In this current, rapidly changing healthcare era, hospital operating rooms are facing the daunting task of moving to value-based, patient-friendly services.
Although there have been significant improvements in surgical technology, the process of patient care, from scheduling to discharge, has largely remained unchanged. However, this new payment methodology, based upon measured quality and cost (value) indicators, will necessitate significantly improved operating room quality, efficiency as well as customer satisfaction.
Unlike its competitors, the ASC and office-based surgery, the modern hospital OR faces a number of unique and formidable obstacles in optimizing its services:
Organizational complexity: In today’s OR, there are four distinct groups, each with different, often clashing, agendas; i.e., surgeon, anesthesia, nursing and administration. The traditional largely bygone approach to managing these disparate factions, was the larger-than-life autocratic nursing director. In today’s best run ORs, the Nursing Director has been replaced with an Executive Operations Committee, sponsored by the administration, with surgeon, anesthesia, nursing and senior administrator membership. With surgeons making up a relatively large proportion of membership, the committee provides oversight to daily operations, surgeon access, strategic direction, etc.
Lack of accurate and appropriate data, dashboards and benchmarks: Although the EHR is now an integral part of all hospital OR operations, these systems are not providing the high-level analytics required in this new outcome and value-driven era. Building this vetted and benchmark-based reporting system should be part of the skill set of a Surgical Services Business Manager. Regular reporting of operational, quality and cost data identifies issues, both high-level and granular, and is an essential requirement in driving operational improvement.
Siloed organizational structure: Surgical services in a typical hospital is made up of a large number of units, each with highly specialized personnel; i.e., scheduling, pre-admission testing, pre-op, PACU, admitting, sterile processing, etc. In reaching best practice, these traditionally siloed and territorial groups, must improve their collaboration and communication. The best approach, using lean and six sigma methodologies, are the creation of multi-disciplinary performance improvement teams; each with a mission statement and charter. An important key to success is clearly defining the goal of the group using agreed upon benchmarks. Often, limiting proposed changes, initially to a pilot, improves the chance of overall success. Whether it’s improving on-time starts or reducing cancellations, performance improvement teams can overcome institutional obstacles.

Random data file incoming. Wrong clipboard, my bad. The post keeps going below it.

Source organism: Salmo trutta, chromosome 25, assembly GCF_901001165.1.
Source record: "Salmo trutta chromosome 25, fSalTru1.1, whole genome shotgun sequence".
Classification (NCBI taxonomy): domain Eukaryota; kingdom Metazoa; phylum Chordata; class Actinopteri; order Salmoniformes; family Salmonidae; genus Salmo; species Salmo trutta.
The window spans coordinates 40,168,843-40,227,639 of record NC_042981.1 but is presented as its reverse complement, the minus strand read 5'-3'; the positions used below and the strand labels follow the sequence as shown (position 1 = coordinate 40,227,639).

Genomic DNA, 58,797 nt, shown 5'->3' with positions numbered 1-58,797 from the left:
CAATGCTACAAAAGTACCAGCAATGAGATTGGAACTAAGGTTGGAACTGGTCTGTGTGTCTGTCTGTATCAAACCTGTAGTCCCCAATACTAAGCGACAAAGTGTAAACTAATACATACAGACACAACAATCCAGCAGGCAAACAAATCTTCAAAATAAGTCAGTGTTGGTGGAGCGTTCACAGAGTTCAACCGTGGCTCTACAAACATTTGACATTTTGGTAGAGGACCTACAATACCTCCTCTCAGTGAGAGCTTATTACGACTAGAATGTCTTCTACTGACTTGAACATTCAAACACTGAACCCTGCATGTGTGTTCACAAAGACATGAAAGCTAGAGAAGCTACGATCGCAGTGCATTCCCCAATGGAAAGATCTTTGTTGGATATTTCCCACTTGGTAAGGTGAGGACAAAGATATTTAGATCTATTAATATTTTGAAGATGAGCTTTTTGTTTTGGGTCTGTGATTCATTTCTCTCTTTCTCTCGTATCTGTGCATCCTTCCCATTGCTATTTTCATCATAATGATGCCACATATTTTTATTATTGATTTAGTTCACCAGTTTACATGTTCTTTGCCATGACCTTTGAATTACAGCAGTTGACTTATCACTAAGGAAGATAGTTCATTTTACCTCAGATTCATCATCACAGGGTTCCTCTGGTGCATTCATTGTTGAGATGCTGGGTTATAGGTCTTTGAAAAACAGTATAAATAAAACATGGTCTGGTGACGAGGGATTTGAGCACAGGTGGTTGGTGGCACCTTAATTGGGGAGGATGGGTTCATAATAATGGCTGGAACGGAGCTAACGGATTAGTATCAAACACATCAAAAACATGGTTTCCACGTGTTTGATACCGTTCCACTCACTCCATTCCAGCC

Poor coordination/cooperation between the hospital and surgeon’s office: It is not uncommon for hospitals beginning a surgical services transformation project to forget to include their most important customer, the surgeon and his office. The surgeon’s office staff can provide valuable insight and feedback for OR improvement efforts. This is especially true in the areas of scheduling and patient preparation. Office staff participation in performance improvement teams focusing on scheduling and the patient process can greatly improve the chances of meaningful and productive improvements. It’s also a good idea to have regular hospital-hosted town halls with office staff. Topics often discussed include block time changes, patient preparation algorithms, scheduling office changes, etc.
A lack of understanding of the behavioral science of successful organizational transformation: It is a well-substantiated fact that most transformation efforts fail. In surgical services, ignoring the obstacles discussed above, can significantly reduce the chances of successful process improvement. There are some additional points. First, all change is resisted! Even when it’s obvious that change will be beneficial to the patient and the organization, managing transformation require patience and perseverance. Most change efforts will require months of aggressive leadership, frontline accountability, pilot tests, and careful nurturing. Finally, experience has taught us a few individuals will never fully embrace change efforts. For these individuals, departure from the organization is probably best.
Change is hard, especially in today’s hospital operating rooms, however, understanding the obstacles can improve the chance of success.
For more information on how to succeed in Operating Room Transformation, be sure to check out Dr. Blasco's White Paper. Click the image below to download:
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